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Anonymous 3222

What do you think about false memory syndrome?
Essentially it is acceptable gaslighting. They use it to explain away testimony of sexual abuse victims if it is evidence that contradicts accepted narratives of "false accusation."
In the McMartin ritual abuse case
(https://en.wikipedia.org/wiki/McMartin_preschool_trial) they said literally hundreds of child accusers all had false memory syndrome. No one thinks this the least bit odd and if you say otherwise you're a conspiracy nut.

Anonymous 3224

The idea of "false memory syndrome" sounds p sus tbh, but according to the article you linked, it isn't an actual recognized, diagnosable disorder…which is a good thing i guess.
False memories defo exist, you can verify this yourself by keeping a diary or something and noticing how your memories warp slightly over time. There are also experiments you can do online where you are shown a list of words which can induce false memories of specific words.
But I totally agree that when other people are telling you your memories are false without hard evidence that you're misremembering something, it's just gaslighting, and I think psychiatry is very sus in general.
Regarding that particular case: people can develop false memories from being interrogated in very suggestive ways. The wikipedia article doesn't really say enough to tell of that was what happened though.

Anonymous 3226

I think that memory is nowhere near as reliable as people assume it is and I think it should have far less input in court cases than it does, but that particular case seems suspect, I won't deny that.

Anonymous 3246

Yes. No need for a 'syndrome' when it's obvious in how memory and social influence works to begin with. Most people aren't very particular and a modification to their memory or, say, some memory mixing with an idea put in their head creating moreorless a false memory, is totally normal. And because it's 'remembered', it solidifies further. Reactionary pressure (such as having to present evidence and get things straight) makes you strengthen and 'cohere' it among your other memories, changing those too.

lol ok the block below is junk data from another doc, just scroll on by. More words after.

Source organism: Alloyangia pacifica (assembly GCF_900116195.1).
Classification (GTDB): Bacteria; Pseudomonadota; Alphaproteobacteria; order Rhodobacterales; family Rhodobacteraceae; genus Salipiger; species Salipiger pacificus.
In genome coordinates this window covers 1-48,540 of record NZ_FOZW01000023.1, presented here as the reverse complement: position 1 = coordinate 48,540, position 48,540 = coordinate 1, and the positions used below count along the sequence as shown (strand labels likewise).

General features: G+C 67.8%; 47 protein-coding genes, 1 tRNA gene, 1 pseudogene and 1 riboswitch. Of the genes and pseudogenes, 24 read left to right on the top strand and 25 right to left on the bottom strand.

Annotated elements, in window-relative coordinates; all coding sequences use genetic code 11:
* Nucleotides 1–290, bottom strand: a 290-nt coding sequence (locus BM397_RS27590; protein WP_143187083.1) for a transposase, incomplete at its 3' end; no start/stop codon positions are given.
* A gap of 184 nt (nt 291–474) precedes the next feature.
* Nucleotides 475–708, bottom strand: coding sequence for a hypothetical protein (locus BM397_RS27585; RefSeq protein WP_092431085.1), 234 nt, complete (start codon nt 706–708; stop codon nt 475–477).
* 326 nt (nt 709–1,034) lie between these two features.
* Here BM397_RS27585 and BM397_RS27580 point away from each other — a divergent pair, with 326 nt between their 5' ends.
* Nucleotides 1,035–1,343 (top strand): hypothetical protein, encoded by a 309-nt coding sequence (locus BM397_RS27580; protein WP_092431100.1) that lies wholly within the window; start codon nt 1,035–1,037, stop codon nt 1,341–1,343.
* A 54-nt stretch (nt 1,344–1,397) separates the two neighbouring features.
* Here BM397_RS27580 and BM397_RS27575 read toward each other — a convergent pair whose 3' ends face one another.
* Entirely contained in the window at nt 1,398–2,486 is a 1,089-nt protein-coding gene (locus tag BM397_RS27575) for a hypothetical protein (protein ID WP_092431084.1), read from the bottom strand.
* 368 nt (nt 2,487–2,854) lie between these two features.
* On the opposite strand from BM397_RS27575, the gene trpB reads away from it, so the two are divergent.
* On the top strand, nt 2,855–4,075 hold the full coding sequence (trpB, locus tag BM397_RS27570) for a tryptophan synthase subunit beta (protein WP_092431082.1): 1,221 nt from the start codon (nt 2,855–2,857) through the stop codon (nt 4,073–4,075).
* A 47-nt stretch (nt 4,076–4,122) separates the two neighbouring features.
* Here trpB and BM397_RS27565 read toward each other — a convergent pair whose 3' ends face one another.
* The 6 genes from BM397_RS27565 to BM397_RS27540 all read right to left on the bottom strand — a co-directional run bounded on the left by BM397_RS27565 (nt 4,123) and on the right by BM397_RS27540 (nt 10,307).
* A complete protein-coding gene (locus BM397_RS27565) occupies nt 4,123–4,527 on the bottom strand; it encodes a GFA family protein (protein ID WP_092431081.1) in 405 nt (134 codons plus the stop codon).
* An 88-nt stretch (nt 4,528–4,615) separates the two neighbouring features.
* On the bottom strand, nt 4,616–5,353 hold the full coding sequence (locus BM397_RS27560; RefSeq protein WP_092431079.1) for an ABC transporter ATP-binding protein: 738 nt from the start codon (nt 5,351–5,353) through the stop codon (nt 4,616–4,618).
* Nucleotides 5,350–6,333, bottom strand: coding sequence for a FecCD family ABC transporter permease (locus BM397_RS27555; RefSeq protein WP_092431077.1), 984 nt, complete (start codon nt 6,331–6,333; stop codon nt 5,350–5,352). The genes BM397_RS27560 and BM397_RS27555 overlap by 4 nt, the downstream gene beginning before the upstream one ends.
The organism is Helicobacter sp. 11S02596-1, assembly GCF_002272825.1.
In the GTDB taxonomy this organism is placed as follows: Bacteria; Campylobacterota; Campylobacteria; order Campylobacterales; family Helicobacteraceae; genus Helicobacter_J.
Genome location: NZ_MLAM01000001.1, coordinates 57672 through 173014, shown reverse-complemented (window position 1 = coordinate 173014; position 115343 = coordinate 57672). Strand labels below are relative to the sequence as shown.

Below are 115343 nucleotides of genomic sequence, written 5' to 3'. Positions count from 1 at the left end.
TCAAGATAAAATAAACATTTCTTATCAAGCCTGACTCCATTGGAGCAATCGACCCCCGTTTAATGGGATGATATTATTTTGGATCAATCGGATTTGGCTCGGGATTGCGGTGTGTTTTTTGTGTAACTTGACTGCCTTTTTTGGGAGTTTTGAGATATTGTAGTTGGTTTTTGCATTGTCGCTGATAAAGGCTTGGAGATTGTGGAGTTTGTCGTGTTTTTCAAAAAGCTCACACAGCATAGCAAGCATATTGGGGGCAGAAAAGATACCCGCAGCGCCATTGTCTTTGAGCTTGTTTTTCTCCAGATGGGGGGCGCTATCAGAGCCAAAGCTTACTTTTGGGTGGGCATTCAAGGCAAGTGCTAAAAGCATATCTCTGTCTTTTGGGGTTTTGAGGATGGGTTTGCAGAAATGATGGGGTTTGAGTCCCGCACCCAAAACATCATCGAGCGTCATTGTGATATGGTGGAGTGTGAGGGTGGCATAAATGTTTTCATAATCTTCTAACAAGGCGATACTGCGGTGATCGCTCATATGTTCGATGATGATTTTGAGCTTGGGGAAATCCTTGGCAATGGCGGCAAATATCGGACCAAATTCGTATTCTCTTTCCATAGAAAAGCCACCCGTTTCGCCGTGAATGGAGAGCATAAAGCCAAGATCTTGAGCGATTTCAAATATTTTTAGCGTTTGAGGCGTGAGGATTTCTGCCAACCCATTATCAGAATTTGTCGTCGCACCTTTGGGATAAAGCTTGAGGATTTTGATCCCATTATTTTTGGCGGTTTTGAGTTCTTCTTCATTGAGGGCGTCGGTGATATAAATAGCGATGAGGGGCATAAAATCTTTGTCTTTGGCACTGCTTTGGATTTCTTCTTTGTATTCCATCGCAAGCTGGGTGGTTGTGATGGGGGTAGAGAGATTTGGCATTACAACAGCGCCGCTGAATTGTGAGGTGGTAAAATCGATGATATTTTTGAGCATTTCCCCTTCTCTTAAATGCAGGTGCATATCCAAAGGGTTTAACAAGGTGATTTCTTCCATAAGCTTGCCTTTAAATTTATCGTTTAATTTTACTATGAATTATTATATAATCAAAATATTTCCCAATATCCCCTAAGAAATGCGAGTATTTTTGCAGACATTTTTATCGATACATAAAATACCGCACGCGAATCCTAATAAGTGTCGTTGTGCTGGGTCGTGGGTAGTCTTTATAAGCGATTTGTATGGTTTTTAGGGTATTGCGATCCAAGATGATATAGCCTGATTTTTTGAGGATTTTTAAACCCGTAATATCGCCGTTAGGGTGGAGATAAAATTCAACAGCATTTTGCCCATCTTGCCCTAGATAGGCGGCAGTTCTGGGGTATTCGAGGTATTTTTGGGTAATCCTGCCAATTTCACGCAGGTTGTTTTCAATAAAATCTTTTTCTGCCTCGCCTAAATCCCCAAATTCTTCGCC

But I dare say any 'psychology weapon' that is used to discredit or obscure child abuse is always suspect. This is because such child abuse is not isolated but organised on a large scale. People have an interest in covering it up. Another example of this is the shoddy attempt to discredit dissociative identity disorder / multiple personality disorder. They tried to push the idea that it was just mere suggestion or false memory, the interviewer crafting it all. And this is a recurring idea in all of these cases. Except for the fact that they do have multiple personalities and lack full access to their memories which is why there is a thorough process of uncovering them and getting personalities who do not know eachother acquainted.

Regarding the McMartin article. Interviewing children who have suffered abuse is a long, careful process. Even an adult will struggle but for a kid it takes special care. I imagine the way it was handled is as described but the purpose behind it is likely to muddle truth and fiction, distort their accounts, and deny them a proper interview.

Anonymous 3247

Yeah I think you are both right. I think memory is very fallible in terms of concrete details, but in general memories do not come from nowhere. Fake memories can be induced but in general you can't just create sexual abuse trauma out of nothing. If someone feels trauma from troubling sexual abuse memories, something definitely happened, even if the memories they have do not paint a fully accurate picture of what.

Therapists suggestively inducing memories to such a powerful/traumatic level is something I suspect is very rare if it ever actually happens at all. Especially after very public legal cases alleging this practice.

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